By increasing insurance premium tax, we will ensure that we can maintain the balance between that investment and controlling the deficit. The additional revenue gives the Government the flexibility to invest. IPT is a tax on insurers. They are not in any way obliged to pass on the tax through higher premiums. However, if insurers do choose to pass on the increase, it will be spread thinly across a wide range of people and businesses. In line with the informal agreement between the Government and the Association of British Insurers, firms have been given more than six months’ notice, which gives time to implement the change. The agreement aims to give insurers proper warning of a rate change and to ensure that the correct rate of tax on a policy is known when the policy is arranged.
The changes made by clause 58 will raise approximately £840 million each year to reduce the deficit, while ensuring that we can fund spending commitments. That really is the answer to the intervention by the hon. Member for East Lothian (George Kerevan). Insurance premium tax is a tax on insurers, not consumers. It will be insurance companies’ choice whether to pass on the 2% rate increase. Even if the increases were passed on in full, the impact would be modest, costing households less than 35p a week on average.
The changes made by clause 59 will protect revenue by ensuring that insurers cannot artificially avoid paying the new rate of IPT by adjusting contract dates. As I have said, the Government are committed to reducing the deficit, while still investing in the UK. This requires some difficult decisions, including this 2% increase to the standard rate of IPT. The change will be invaluable in funding vital public spending, such as the additional £2 billion committed to social care.
It is really interesting to hear the Minister say that the change will only cost an average of 35p a week. That is quite a lot, particularly for people who do not have an extra 35p a week. The director general of the ABI said:
“UK consumers and businesses already pay relatively high levels of IPT… It cannot be right that people are being forced to pay an increasingly high price for doing the responsible thing”.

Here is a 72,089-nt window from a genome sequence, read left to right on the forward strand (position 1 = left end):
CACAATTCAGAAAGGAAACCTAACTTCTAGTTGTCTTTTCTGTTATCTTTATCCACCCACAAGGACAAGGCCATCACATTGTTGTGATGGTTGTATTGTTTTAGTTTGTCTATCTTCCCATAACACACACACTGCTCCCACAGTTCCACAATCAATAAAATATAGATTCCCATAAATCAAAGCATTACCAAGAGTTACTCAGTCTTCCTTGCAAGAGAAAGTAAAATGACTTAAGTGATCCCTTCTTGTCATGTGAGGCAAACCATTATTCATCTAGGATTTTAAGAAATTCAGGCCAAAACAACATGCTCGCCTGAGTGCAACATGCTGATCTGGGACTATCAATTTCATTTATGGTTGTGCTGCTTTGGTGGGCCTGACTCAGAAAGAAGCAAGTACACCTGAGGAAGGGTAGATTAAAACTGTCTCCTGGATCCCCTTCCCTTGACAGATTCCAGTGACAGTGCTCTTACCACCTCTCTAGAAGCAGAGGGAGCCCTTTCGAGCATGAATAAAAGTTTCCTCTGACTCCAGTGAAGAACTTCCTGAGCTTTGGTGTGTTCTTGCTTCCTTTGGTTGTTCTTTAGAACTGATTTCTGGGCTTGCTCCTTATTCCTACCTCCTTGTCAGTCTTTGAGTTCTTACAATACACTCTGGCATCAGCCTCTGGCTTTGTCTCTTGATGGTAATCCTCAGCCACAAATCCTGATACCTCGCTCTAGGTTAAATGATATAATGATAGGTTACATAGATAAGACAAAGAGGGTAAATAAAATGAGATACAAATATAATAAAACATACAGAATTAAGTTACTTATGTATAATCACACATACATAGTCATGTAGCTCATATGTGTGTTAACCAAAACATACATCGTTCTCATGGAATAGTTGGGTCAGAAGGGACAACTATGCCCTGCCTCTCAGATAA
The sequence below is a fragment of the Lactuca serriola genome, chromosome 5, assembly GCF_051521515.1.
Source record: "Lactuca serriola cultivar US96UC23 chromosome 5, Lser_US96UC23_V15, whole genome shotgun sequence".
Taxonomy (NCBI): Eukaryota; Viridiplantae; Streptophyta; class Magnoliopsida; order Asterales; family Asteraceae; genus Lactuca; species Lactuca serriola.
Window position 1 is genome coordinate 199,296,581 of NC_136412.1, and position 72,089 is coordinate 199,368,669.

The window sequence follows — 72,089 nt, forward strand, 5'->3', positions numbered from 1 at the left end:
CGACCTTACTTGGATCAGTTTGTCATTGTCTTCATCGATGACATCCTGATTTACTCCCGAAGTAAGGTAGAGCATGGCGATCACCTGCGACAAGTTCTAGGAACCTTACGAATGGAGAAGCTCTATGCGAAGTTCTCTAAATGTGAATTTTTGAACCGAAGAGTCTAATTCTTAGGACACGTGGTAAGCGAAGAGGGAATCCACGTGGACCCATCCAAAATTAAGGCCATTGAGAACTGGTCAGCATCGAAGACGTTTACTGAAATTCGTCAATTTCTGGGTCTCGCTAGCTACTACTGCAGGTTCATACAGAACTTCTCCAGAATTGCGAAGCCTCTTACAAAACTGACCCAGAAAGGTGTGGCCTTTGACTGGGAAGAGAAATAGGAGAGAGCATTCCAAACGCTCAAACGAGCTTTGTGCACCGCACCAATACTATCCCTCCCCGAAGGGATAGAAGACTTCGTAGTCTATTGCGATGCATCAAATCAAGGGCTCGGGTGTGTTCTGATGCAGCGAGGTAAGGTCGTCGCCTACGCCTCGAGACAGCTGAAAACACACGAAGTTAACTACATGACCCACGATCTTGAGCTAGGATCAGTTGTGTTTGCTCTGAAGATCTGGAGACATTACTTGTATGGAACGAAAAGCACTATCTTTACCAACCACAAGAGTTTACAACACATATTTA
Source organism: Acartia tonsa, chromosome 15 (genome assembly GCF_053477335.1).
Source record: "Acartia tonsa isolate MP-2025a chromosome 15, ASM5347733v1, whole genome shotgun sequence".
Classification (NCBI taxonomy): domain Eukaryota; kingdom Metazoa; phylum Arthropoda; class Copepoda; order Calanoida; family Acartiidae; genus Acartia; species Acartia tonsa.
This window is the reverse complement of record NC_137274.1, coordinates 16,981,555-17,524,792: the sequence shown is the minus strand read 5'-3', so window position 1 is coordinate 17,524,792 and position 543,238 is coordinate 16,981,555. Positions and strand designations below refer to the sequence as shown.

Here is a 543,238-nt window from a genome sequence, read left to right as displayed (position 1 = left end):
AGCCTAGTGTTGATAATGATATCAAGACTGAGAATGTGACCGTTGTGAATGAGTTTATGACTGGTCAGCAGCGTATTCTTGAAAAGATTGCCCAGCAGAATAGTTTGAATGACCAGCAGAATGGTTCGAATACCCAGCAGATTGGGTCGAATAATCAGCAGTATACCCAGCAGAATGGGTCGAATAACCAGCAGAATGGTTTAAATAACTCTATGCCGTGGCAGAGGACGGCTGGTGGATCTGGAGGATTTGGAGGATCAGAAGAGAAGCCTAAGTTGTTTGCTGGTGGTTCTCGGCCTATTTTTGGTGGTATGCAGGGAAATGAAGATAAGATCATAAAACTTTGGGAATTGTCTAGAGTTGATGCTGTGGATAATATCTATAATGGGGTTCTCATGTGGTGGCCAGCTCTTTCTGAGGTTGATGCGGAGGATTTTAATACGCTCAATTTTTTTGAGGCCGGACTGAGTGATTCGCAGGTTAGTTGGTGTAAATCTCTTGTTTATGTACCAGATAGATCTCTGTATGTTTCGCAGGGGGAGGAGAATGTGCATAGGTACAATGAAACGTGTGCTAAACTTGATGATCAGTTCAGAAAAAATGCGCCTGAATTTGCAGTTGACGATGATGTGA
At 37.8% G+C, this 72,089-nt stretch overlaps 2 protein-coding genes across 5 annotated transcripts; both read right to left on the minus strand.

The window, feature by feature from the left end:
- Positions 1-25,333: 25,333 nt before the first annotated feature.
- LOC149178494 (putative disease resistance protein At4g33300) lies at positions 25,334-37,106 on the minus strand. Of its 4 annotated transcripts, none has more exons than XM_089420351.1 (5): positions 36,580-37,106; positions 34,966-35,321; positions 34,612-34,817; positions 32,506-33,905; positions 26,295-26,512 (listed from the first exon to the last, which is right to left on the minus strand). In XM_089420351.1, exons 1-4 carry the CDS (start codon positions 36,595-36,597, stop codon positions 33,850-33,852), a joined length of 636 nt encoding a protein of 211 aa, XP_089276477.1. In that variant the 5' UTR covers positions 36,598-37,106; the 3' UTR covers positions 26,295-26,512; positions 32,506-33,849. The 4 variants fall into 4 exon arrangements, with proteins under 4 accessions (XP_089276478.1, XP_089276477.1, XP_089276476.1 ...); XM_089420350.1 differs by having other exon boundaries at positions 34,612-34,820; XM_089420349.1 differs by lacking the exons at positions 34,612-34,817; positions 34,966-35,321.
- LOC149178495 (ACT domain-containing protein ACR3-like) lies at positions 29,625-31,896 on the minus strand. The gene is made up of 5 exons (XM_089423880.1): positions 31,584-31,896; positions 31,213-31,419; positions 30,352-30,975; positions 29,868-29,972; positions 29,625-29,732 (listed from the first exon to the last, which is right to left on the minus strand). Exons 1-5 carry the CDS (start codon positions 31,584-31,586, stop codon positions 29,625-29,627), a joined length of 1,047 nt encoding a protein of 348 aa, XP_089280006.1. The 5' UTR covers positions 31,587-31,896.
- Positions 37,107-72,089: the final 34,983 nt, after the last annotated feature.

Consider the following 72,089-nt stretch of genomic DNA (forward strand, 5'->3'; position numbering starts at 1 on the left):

As my hon. Friend the Member for East Lothian (George Kerevan) said, this is the third increase. At the start of this Parliament, IPT was at something like 3%. It was then increased to 6.5% and then to 9.5% during this Parliament. This is a tax on people doing the right thing by insuring their homes and properties. I agree with the hon. Member for Ealing North (Stephen Pound), who spoke about a scout group, that this is also a tax on charities and organisations providing a brilliant experience for young boys and girls going through scouting. The change has not been considered in the round; the Government have seen another opportunity to get a few extra pennies in.
The hon. Lady, like me, may have a rural constituency, where there are lots of young drivers experiencing high insurance costs. Would she welcome signs from the Minister that the Government will look at the impact of the change on the young in the future, particularly if it has an impact on social mobility for the young?
I do not actually have a rural constituency, but I do live near one, so I recognise the issues that are faced by young drivers. We want young people, particularly those in rural areas, to be able to access services, learn to drive safely and afford insurance when they do, so that they can travel and access jobs, opportunities and training. I agree with the hon. Gentleman and also ask the Government to look at this area. We cannot continue to see hikes in insurance premium tax. A 20% hike is absolutely ridiculous, especially as it follows hot on the heels of a number of other hikes in insurance premium tax. The Government need to look at this seriously and commit to not making any further increases in the next Parliament.
I have two points. First, I reiterate to the Minister, who artfully shifted to saying that there was a 2% rise in the tax, that there is a two percentage point rise. It is a 20% rise in the tax. I asked the Minister how she justified that massive, excessive increase relative to inflation. She did not reply—I suspect because, as a Conservative tax cutter, she is embarrassed. I have a further question for the Minister. Will she rule out extending the provision of IPT to reinsurance? Clearly, IPT has been hit on by the Government because it is one of the few things that they have not yet legislated not to increase as a form of taxation. That will doubtless change in the Conservative manifesto. But as long as this is the tax that the Government are hitting on because it is the one they have left, will the Minister state that they will not in future years extend IPT to the reinsurance market, which would net them even more money?